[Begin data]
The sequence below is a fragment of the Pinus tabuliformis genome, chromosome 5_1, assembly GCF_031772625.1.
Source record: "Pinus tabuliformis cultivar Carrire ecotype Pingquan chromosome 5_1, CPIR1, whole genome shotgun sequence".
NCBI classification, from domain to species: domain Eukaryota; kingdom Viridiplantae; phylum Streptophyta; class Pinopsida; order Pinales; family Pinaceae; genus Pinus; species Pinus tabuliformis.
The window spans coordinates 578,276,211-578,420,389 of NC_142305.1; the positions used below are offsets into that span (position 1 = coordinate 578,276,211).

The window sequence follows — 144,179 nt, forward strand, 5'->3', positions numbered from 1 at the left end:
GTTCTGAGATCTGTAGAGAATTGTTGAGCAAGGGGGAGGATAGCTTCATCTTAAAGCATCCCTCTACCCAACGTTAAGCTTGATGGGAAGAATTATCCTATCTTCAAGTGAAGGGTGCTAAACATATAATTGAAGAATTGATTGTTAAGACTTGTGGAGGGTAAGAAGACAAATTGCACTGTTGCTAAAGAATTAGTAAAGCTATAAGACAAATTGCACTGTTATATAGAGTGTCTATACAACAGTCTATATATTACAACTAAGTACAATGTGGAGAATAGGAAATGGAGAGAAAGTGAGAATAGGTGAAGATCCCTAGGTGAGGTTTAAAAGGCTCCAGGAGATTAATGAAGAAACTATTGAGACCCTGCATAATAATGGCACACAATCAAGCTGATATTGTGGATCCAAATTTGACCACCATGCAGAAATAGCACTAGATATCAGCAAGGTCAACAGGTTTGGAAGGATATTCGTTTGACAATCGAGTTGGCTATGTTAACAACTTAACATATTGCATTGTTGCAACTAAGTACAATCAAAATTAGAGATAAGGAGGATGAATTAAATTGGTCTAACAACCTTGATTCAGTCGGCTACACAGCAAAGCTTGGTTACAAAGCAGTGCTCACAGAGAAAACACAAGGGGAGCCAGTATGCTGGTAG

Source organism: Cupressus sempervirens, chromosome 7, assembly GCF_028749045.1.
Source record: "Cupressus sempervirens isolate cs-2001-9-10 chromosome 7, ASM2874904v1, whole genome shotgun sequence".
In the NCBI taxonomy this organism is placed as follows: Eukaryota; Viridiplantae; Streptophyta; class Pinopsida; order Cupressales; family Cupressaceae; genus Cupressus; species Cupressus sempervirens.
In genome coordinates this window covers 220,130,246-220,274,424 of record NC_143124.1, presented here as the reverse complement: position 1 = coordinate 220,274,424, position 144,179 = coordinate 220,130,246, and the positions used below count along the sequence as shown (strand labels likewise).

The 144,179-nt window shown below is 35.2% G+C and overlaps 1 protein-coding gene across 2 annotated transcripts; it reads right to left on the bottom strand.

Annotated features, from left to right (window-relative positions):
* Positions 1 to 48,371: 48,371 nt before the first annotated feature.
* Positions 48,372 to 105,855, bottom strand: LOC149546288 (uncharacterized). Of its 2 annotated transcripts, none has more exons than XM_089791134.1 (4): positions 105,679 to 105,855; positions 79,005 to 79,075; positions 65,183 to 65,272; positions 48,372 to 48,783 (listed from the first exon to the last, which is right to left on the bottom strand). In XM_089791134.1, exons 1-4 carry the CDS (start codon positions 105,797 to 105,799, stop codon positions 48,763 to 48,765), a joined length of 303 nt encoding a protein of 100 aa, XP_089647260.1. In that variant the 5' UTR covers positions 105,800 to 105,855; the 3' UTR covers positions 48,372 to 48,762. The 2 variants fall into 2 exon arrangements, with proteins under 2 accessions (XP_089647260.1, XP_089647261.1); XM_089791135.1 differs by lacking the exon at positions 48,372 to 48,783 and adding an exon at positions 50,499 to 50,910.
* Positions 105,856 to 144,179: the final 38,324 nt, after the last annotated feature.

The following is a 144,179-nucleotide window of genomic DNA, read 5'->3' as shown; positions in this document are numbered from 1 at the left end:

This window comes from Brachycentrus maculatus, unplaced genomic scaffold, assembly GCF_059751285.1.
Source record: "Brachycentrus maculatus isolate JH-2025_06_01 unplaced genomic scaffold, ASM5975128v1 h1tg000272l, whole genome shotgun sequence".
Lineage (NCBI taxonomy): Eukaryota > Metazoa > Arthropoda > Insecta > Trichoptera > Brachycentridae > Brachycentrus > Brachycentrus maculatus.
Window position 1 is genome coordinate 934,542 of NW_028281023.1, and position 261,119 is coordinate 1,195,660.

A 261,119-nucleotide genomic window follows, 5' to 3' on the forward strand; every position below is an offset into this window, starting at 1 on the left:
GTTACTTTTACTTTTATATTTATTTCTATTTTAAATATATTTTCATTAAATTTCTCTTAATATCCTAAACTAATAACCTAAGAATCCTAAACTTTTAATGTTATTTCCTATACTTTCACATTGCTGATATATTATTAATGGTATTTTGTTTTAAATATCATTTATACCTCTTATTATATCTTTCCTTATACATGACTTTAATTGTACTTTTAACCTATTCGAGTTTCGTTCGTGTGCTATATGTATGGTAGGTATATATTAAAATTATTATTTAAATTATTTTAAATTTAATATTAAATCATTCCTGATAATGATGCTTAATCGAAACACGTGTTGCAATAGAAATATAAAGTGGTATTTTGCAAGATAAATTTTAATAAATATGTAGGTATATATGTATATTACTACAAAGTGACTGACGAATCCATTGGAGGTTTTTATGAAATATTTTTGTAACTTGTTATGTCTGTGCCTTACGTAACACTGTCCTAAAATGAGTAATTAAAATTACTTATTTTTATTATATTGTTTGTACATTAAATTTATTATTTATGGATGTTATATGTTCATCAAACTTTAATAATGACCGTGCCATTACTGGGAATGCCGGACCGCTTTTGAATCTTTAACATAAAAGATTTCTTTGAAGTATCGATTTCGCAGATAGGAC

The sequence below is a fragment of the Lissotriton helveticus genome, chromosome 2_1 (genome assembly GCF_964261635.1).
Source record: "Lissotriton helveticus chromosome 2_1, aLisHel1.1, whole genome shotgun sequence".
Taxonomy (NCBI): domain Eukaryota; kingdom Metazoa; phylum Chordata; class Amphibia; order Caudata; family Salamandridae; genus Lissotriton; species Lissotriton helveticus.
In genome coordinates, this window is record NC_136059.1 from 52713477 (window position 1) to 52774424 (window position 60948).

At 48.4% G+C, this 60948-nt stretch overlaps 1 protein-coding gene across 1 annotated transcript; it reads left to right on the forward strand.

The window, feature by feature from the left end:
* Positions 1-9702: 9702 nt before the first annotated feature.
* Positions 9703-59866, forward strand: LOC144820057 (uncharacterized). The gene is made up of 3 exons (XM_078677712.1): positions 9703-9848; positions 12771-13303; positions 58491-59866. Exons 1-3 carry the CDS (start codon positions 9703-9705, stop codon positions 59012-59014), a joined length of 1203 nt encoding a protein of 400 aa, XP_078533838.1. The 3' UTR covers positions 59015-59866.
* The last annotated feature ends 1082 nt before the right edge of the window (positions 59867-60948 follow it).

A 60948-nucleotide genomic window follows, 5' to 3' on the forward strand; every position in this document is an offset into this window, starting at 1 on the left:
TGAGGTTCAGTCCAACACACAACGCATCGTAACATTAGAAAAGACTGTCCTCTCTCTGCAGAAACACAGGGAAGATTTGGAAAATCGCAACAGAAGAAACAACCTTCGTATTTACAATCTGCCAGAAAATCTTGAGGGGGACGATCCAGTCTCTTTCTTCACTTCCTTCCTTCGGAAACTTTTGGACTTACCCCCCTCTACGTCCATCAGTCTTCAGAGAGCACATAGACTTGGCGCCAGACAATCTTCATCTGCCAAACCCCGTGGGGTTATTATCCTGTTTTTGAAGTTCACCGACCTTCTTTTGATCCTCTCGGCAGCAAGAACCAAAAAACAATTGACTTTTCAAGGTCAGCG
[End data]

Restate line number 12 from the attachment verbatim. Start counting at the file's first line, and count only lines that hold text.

Annotated features, from left to right (window-relative positions):